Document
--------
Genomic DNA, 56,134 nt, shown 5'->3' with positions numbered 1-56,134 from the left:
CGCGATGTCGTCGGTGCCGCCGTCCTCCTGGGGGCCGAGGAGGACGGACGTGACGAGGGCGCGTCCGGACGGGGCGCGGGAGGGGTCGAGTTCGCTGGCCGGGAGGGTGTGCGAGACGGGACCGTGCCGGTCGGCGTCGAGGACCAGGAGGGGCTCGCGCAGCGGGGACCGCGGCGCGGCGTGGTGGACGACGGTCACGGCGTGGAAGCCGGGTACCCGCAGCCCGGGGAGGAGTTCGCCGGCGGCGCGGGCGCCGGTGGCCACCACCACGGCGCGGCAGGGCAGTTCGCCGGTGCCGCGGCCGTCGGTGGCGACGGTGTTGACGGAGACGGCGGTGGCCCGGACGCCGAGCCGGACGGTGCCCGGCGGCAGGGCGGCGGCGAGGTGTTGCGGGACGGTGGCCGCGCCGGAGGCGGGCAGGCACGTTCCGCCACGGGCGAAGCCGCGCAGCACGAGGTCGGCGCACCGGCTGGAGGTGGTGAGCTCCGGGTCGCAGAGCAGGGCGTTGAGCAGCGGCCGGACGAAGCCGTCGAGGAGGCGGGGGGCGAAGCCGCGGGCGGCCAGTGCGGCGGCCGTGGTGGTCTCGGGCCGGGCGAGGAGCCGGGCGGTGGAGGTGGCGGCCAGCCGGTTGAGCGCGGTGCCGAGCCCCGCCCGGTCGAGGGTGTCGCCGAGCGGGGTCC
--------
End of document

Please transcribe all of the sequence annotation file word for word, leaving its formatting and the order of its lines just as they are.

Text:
Genomic DNA, 56,134 nt, shown 5'->3' with positions numbered 1-56,134 from the left:
CGCGATGTCGTCGGTGCCGCCGTCCTCCTGGGGGCCGAGGAGGACGGACGTGACGAGGGCGCGTCCGGACGGGGCGCGGGAGGGGTCGAGTTCGCTGGCCGGGAGGGTGTGCGAGACGGGACCGTGCCGGTCGGCGTCGAGGACCAGGAGGGGCTCGCGCAGCGGGGACCGCGGCGCGGCGTGGTGGACGACGGTCACGGCGTGGAAGCCGGGTACCCGCAGCCCGGGGAGGAGTTCGCCGGCGGCGCGGGCGCCGGTGGCCACCACCACGGCGCGGCAGGGCAGTTCGCCGGTGCCGCGGCCGTCGGTGGCGACGGTGTTGACGGAGACGGCGGTGGCCCGGACGCCGAGCCGGACGGTGCCCGGCGGCAGGGCGGCGGCGAGGTGTTGCGGGACGGTGGCCGCGCCGGAGGCGGGCAGGCACGTTCCGCCACGGGCGAAGCCGCGCAGCACGAGGTCGGCGCACCGGCTGGAGGTGGTGAGCTCCGGGTCGCAGAGCAGGGCGTTGAGCAGCGGCCGGACGAAGCCGTCGAGGAGGCGGGGGGCGAAGCCGCGGGCGGCCAGTGCGGCGGCCGTGGTGGTCTCGGGCCGGGCGAGGAGCCGGGCGGTGGAGGTGGCGGCCAGCCGGTTGAGCGCGGTGCCGAGCCCCGCCCGGTCGAGGGTGTCGCCGAGCGGGGTCC